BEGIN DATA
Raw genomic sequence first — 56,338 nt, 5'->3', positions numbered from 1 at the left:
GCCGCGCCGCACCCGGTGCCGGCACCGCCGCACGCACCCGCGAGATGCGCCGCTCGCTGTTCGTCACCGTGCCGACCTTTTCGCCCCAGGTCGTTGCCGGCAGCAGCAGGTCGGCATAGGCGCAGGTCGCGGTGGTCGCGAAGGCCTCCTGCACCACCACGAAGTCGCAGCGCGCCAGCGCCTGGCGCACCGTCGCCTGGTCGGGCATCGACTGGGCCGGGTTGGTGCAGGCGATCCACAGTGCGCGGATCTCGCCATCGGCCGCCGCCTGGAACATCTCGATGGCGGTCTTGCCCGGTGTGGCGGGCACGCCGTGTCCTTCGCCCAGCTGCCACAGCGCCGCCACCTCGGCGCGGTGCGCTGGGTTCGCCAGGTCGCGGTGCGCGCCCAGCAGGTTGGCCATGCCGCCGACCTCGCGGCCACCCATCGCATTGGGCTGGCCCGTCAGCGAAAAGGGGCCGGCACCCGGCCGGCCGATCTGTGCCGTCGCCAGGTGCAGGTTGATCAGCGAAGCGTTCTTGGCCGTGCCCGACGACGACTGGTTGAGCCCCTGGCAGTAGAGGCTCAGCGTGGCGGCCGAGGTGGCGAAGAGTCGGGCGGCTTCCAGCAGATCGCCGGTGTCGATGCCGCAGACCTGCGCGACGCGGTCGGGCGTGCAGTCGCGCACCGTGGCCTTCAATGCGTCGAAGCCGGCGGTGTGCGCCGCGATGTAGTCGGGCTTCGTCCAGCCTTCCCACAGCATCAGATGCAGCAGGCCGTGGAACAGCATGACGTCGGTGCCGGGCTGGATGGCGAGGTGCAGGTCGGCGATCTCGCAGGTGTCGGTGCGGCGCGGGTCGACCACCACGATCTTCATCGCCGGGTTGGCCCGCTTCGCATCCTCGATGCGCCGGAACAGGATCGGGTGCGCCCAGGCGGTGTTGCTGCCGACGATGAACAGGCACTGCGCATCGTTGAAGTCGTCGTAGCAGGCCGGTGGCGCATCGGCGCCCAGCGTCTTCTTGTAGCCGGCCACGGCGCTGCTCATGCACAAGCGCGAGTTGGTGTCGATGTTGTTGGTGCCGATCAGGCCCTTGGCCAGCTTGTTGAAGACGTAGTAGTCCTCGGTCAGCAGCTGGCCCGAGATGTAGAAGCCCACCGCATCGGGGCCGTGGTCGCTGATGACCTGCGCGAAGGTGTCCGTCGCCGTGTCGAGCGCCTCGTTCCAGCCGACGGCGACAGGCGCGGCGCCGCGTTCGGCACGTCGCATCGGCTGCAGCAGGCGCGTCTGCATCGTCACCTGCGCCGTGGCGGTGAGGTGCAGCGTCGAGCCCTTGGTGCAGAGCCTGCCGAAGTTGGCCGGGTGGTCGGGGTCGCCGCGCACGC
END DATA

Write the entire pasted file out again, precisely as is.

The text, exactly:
Raw genomic sequence first — 56,338 nt, 5'->3', positions numbered from 1 at the left:
GCCGCGCCGCACCCGGTGCCGGCACCGCCGCACGCACCCGCGAGATGCGCCGCTCGCTGTTCGTCACCGTGCCGACCTTTTCGCCCCAGGTCGTTGCCGGCAGCAGCAGGTCGGCATAGGCGCAGGTCGCGGTGGTCGCGAAGGCCTCCTGCACCACCACGAAGTCGCAGCGCGCCAGCGCCTGGCGCACCGTCGCCTGGTCGGGCATCGACTGGGCCGGGTTGGTGCAGGCGATCCACAGTGCGCGGATCTCGCCATCGGCCGCCGCCTGGAACATCTCGATGGCGGTCTTGCCCGGTGTGGCGGGCACGCCGTGTCCTTCGCCCAGCTGCCACAGCGCCGCCACCTCGGCGCGGTGCGCTGGGTTCGCCAGGTCGCGGTGCGCGCCCAGCAGGTTGGCCATGCCGCCGACCTCGCGGCCACCCATCGCATTGGGCTGGCCCGTCAGCGAAAAGGGGCCGGCACCCGGCCGGCCGATCTGTGCCGTCGCCAGGTGCAGGTTGATCAGCGAAGCGTTCTTGGCCGTGCCCGACGACGACTGGTTGAGCCCCTGGCAGTAGAGGCTCAGCGTGGCGGCCGAGGTGGCGAAGAGTCGGGCGGCTTCCAGCAGATCGCCGGTGTCGATGCCGCAGACCTGCGCGACGCGGTCGGGCGTGCAGTCGCGCACCGTGGCCTTCAATGCGTCGAAGCCGGCGGTGTGCGCCGCGATGTAGTCGGGCTTCGTCCAGCCTTCCCACAGCATCAGATGCAGCAGGCCGTGGAACAGCATGACGTCGGTGCCGGGCTGGATGGCGAGGTGCAGGTCGGCGATCTCGCAGGTGTCGGTGCGGCGCGGGTCGACCACCACGATCTTCATCGCCGGGTTGGCCCGCTTCGCATCCTCGATGCGCCGGAACAGGATCGGGTGCGCCCAGGCGGTGTTGCTGCCGACGATGAACAGGCACTGCGCATCGTTGAAGTCGTCGTAGCAGGCCGGTGGCGCATCGGCGCCCAGCGTCTTCTTGTAGCCGGCCACGGCGCTGCTCATGCACAAGCGCGAGTTGGTGTCGATGTTGTTGGTGCCGATCAGGCCCTTGGCCAGCTTGTTGAAGACGTAGTAGTCCTCGGTCAGCAGCTGGCCCGAGATGTAGAAGCCCACCGCATCGGGGCCGTGGTCGCTGATGACCTGCGCGAAGGTGTCCGTCGCCGTGTCGAGCGCCTCGTTCCAGCCGACGGCGACAGGCGCGGCGCCGCGTTCGGCACGTCGCATCGGCTGCAGCAGGCGCGTCTGCATCGTCACCTGCGCCGTGGCGGTGAGGTGCAGCGTCGAGCCCTTGGTGCAGAGCCTGCCGAAGTTGGCCGGGTGGTCGGGGTCGCCGCGCACGC